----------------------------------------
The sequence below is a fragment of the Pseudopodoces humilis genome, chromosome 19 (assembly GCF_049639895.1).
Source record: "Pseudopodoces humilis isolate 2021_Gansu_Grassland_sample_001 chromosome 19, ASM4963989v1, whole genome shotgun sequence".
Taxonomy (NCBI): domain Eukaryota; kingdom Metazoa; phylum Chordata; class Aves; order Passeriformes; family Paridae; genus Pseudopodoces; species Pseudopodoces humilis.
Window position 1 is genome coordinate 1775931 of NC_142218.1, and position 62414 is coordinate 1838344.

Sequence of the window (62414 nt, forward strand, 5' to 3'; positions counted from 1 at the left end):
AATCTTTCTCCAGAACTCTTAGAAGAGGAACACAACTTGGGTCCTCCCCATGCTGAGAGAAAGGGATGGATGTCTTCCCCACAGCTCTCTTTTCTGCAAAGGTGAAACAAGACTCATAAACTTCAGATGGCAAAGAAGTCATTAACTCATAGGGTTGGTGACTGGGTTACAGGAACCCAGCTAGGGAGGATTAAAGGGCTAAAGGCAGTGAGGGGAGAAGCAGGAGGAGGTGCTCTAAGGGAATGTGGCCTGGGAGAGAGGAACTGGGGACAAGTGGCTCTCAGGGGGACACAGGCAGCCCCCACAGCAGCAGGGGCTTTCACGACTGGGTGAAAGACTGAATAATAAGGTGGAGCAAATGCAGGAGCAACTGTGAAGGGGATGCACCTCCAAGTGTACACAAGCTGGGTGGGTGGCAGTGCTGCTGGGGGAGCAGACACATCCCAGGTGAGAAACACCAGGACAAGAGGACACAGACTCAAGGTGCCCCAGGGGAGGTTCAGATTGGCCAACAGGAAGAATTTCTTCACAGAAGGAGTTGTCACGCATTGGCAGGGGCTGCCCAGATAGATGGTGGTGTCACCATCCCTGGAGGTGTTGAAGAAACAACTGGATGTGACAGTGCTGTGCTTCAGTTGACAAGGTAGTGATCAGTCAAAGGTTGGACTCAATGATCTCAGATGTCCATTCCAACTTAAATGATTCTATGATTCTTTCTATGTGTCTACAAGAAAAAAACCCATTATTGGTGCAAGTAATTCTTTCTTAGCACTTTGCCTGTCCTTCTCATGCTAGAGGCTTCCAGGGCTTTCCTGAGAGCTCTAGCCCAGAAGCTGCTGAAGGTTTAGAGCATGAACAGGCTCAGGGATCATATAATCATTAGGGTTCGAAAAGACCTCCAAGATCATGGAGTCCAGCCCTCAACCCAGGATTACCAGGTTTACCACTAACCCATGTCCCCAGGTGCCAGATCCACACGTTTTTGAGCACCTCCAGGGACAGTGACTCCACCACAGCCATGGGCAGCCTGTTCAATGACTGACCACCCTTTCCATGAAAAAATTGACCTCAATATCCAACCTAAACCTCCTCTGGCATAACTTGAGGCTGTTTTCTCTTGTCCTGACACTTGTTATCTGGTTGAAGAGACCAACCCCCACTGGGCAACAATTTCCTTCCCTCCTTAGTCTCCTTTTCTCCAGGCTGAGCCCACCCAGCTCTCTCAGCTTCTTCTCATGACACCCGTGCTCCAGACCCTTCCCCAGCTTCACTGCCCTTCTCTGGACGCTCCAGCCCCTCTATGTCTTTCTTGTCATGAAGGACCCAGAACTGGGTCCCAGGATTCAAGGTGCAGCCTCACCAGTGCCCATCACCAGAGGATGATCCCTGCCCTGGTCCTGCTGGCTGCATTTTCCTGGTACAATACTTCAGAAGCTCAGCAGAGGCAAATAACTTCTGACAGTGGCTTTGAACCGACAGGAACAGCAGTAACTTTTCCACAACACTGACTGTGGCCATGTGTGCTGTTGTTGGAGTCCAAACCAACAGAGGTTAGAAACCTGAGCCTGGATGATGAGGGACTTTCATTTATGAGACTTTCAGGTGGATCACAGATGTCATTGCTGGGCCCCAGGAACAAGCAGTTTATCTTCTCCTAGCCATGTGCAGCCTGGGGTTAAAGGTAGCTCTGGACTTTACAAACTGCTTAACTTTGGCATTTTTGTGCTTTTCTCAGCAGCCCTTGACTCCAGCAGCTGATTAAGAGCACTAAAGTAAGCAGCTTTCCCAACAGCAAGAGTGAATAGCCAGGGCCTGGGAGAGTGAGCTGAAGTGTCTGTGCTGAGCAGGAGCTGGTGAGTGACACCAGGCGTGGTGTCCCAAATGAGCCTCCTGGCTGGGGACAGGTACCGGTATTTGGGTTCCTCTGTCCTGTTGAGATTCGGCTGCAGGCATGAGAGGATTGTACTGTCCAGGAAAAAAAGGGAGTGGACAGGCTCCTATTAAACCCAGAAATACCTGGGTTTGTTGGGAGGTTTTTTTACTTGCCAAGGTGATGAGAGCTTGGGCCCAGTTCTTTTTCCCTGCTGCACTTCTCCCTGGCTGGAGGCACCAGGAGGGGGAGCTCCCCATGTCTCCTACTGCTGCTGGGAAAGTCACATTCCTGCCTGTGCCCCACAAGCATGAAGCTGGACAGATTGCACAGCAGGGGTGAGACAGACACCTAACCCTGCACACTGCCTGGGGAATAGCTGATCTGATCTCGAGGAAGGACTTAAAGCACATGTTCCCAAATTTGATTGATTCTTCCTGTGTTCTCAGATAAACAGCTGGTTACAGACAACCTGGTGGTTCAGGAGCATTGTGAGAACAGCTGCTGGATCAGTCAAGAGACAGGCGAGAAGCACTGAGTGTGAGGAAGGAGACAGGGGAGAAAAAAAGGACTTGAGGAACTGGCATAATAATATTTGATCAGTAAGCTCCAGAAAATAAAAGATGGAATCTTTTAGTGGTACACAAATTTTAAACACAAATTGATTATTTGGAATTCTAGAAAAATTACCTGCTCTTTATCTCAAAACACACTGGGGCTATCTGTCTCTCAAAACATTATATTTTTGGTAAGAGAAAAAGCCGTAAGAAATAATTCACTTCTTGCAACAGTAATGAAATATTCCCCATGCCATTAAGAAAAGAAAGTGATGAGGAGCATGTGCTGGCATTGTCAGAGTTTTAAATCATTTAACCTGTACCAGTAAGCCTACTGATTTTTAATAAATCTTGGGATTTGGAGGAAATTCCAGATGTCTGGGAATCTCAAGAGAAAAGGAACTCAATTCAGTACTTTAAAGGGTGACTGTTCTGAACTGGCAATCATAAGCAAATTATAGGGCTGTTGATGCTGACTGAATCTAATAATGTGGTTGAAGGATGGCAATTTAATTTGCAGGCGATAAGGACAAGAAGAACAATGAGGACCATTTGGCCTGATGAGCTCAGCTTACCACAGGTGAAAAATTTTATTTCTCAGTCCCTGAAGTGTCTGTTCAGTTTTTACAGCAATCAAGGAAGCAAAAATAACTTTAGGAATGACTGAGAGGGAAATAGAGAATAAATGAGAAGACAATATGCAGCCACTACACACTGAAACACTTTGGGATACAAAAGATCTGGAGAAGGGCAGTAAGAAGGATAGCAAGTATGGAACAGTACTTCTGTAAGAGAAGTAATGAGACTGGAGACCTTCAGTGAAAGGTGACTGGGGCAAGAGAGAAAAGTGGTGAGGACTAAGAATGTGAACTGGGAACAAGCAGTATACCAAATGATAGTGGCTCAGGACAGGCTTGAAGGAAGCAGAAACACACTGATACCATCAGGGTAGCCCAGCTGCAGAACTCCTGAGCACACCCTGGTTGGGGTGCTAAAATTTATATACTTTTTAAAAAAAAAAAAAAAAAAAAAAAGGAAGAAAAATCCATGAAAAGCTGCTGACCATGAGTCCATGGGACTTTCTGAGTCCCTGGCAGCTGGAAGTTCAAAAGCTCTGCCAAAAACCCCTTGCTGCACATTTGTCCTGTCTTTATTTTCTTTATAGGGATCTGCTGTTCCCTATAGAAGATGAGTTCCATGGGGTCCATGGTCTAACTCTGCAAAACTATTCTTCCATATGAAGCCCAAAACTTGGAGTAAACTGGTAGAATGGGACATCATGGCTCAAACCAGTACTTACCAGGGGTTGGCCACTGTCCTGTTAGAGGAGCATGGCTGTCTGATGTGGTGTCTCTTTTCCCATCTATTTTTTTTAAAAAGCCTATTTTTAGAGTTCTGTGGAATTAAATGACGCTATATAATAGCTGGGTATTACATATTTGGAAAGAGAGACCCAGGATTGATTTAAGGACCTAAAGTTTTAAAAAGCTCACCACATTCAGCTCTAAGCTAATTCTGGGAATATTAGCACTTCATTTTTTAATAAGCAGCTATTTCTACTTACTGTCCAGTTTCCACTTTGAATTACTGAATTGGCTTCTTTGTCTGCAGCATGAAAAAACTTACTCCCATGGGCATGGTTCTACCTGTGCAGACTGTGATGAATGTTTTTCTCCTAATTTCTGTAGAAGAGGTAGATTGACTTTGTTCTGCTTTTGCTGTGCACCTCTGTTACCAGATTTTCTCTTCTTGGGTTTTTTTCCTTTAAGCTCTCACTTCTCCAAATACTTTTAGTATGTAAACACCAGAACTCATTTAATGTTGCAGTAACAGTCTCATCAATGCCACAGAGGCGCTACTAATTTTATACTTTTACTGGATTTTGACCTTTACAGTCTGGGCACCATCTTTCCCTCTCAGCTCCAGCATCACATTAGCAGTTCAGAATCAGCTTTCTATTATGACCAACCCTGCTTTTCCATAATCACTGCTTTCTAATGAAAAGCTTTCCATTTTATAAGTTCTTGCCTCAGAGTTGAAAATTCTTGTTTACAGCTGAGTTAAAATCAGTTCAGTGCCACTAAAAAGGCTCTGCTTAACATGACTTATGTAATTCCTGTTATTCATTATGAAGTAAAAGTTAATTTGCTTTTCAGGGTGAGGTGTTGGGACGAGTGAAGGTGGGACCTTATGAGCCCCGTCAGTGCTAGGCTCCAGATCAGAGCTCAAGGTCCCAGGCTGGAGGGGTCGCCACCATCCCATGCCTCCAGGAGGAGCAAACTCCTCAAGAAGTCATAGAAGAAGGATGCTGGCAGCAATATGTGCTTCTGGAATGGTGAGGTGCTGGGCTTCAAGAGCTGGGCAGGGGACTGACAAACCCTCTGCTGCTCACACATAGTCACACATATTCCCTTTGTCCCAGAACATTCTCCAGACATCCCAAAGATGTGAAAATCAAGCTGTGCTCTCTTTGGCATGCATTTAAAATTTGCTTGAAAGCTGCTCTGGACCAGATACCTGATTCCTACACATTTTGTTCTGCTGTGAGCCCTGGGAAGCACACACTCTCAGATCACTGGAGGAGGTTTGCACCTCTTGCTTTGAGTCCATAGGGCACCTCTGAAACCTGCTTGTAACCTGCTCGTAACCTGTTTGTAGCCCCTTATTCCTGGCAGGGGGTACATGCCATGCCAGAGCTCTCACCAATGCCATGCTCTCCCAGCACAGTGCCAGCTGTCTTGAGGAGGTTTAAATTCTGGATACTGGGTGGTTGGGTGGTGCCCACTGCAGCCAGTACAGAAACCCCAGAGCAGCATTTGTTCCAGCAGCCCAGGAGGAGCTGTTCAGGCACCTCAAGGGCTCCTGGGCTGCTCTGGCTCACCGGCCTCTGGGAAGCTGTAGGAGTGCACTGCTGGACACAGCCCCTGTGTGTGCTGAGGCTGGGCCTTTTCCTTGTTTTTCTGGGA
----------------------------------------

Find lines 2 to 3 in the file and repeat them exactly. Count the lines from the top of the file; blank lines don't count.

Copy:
Source record: "Pseudopodoces humilis isolate 2021_Gansu_Grassland_sample_001 chromosome 19, ASM4963989v1, whole genome shotgun sequence".
Taxonomy (NCBI): domain Eukaryota; kingdom Metazoa; phylum Chordata; class Aves; order Passeriformes; family Paridae; genus Pseudopodoces; species Pseudopodoces humilis.